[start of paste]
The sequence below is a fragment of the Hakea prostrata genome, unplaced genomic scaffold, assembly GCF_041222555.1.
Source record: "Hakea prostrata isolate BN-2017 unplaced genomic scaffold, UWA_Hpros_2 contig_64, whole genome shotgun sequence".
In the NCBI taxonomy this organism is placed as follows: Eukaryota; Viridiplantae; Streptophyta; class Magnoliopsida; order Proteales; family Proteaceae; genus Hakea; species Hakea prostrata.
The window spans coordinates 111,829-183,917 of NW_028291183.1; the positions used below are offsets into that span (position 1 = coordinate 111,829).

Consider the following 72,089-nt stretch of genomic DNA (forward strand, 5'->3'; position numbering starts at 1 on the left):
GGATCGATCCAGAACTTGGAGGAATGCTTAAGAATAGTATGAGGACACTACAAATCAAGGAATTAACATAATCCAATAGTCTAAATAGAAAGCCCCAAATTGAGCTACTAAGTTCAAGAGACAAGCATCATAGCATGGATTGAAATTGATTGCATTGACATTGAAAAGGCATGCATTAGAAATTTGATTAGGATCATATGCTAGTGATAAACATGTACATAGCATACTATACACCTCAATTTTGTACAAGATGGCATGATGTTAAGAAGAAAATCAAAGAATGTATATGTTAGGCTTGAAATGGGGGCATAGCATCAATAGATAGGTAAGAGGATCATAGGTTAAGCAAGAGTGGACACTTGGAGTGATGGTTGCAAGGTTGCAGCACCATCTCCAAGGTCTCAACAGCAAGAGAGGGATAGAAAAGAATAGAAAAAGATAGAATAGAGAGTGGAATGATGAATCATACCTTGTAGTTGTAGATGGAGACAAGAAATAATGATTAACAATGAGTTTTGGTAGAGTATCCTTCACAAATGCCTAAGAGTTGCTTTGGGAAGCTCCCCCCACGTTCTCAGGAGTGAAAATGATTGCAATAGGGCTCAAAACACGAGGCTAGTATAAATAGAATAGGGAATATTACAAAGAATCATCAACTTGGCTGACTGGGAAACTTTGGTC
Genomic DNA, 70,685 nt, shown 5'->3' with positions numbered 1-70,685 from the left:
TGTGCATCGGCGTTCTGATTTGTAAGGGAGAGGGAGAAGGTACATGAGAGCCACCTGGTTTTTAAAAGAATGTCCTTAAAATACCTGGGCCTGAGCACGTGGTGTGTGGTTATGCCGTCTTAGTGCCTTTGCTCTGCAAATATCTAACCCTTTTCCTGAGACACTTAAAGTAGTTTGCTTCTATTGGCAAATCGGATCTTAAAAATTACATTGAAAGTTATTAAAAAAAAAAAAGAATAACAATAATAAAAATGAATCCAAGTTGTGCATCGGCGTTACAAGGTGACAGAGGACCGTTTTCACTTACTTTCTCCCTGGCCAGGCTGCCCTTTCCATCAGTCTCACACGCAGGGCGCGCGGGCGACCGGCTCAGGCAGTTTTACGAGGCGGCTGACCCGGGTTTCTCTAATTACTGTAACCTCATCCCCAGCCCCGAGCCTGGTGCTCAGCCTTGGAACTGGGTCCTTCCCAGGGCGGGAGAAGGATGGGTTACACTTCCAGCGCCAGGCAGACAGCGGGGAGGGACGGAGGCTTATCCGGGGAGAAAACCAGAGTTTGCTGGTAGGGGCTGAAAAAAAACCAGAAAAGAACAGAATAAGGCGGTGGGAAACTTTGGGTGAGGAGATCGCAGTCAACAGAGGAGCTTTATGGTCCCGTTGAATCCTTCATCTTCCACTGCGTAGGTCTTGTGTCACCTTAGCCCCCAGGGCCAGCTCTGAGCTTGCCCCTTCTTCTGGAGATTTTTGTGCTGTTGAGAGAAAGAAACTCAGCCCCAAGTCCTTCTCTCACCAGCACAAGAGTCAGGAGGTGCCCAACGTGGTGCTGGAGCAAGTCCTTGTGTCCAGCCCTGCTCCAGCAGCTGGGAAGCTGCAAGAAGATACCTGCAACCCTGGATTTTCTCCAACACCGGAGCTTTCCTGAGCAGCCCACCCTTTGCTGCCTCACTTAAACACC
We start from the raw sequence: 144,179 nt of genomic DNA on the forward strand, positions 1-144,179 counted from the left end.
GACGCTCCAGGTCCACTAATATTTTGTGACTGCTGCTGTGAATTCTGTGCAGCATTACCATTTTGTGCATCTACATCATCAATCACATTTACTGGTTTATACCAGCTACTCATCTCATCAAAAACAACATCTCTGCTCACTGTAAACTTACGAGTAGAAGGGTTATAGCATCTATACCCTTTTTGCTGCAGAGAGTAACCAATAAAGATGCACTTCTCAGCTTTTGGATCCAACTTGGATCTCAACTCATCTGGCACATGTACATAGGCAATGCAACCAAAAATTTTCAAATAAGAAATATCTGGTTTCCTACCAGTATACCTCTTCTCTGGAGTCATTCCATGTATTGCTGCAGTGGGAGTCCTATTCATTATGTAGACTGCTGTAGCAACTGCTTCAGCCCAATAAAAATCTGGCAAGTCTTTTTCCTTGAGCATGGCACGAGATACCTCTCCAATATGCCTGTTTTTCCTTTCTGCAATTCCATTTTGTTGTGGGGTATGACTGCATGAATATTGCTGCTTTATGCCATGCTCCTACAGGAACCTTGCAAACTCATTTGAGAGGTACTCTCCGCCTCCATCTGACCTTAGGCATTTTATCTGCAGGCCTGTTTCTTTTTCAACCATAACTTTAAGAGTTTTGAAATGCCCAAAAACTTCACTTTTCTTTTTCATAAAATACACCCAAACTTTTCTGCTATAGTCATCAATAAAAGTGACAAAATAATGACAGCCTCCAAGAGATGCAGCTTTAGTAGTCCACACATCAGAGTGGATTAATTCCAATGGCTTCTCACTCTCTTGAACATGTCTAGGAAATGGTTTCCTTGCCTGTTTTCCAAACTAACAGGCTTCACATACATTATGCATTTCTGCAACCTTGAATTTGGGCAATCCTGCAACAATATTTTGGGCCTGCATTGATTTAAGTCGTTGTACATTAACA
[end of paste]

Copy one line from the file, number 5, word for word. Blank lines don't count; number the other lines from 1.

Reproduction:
Consider the following 72,089-nt stretch of genomic DNA (forward strand, 5'->3'; position numbering starts at 1 on the left):